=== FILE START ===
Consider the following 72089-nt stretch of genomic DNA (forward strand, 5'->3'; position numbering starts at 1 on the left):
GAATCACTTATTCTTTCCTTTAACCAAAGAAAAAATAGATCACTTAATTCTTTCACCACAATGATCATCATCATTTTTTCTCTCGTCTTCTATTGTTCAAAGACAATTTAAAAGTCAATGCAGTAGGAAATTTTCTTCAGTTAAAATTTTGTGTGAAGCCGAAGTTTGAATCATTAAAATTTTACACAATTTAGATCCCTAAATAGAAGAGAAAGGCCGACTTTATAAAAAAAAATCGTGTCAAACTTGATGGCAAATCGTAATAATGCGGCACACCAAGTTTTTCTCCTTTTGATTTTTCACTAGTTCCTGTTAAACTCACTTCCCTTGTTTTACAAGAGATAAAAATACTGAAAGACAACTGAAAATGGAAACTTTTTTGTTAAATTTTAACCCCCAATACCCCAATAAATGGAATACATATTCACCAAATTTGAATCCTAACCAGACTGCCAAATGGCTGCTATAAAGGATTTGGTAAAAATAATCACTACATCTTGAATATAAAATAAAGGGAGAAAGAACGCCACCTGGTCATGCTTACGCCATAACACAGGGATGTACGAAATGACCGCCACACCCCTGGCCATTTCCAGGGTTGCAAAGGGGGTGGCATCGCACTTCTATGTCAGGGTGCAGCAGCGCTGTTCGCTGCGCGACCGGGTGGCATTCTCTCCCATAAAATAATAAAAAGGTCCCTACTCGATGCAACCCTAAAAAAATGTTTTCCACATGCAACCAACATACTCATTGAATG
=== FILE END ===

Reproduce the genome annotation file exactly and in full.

Consider the following 72089-nt stretch of genomic DNA (forward strand, 5'->3'; position numbering starts at 1 on the left):
GAATCACTTATTCTTTCCTTTAACCAAAGAAAAAATAGATCACTTAATTCTTTCACCACAATGATCATCATCATTTTTTCTCTCGTCTTCTATTGTTCAAAGACAATTTAAAAGTCAATGCAGTAGGAAATTTTCTTCAGTTAAAATTTTGTGTGAAGCCGAAGTTTGAATCATTAAAATTTTACACAATTTAGATCCCTAAATAGAAGAGAAAGGCCGACTTTATAAAAAAAAATCGTGTCAAACTTGATGGCAAATCGTAATAATGCGGCACACCAAGTTTTTCTCCTTTTGATTTTTCACTAGTTCCTGTTAAACTCACTTCCCTTGTTTTACAAGAGATAAAAATACTGAAAGACAACTGAAAATGGAAACTTTTTTGTTAAATTTTAACCCCCAATACCCCAATAAATGGAATACATATTCACCAAATTTGAATCCTAACCAGACTGCCAAATGGCTGCTATAAAGGATTTGGTAAAAATAATCACTACATCTTGAATATAAAATAAAGGGAGAAAGAACGCCACCTGGTCATGCTTACGCCATAACACAGGGATGTACGAAATGACCGCCACACCCCTGGCCATTTCCAGGGTTGCAAAGGGGGTGGCATCGCACTTCTATGTCAGGGTGCAGCAGCGCTGTTCGCTGCGCGACCGGGTGGCATTCTCTCCCATAAAATAATAAAAAGGTCCCTACTCGATGCAACCCTAAAAAAATGTTTTCCACATGCAACCAACATACTCATTGAATG